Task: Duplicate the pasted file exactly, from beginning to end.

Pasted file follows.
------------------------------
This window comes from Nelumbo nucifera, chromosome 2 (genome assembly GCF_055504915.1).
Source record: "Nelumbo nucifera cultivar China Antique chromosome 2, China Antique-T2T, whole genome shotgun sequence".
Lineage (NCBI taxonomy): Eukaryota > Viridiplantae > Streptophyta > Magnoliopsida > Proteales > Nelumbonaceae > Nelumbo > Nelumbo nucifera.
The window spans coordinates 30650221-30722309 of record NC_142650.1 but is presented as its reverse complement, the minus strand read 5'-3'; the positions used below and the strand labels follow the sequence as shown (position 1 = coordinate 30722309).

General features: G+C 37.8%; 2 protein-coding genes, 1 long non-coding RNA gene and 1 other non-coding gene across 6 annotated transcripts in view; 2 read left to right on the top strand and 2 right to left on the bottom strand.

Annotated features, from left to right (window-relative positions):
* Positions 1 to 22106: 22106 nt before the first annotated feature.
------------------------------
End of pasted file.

This window comes from Nelumbo nucifera, chromosome 2 (genome assembly GCF_055504915.1).
Source record: "Nelumbo nucifera cultivar China Antique chromosome 2, China Antique-T2T, whole genome shotgun sequence".
Lineage (NCBI taxonomy): Eukaryota > Viridiplantae > Streptophyta > Magnoliopsida > Proteales > Nelumbonaceae > Nelumbo > Nelumbo nucifera.
The window spans coordinates 30650221-30722309 of record NC_142650.1 but is presented as its reverse complement, the minus strand read 5'-3'; the positions used below and the strand labels follow the sequence as shown (position 1 = coordinate 30722309).

General features: G+C 37.8%; 2 protein-coding genes, 1 long non-coding RNA gene and 1 other non-coding gene across 6 annotated transcripts in view; 2 read left to right on the top strand and 2 right to left on the bottom strand.

Annotated features, from left to right (window-relative positions):
* Positions 1 to 22106: 22106 nt before the first annotated feature.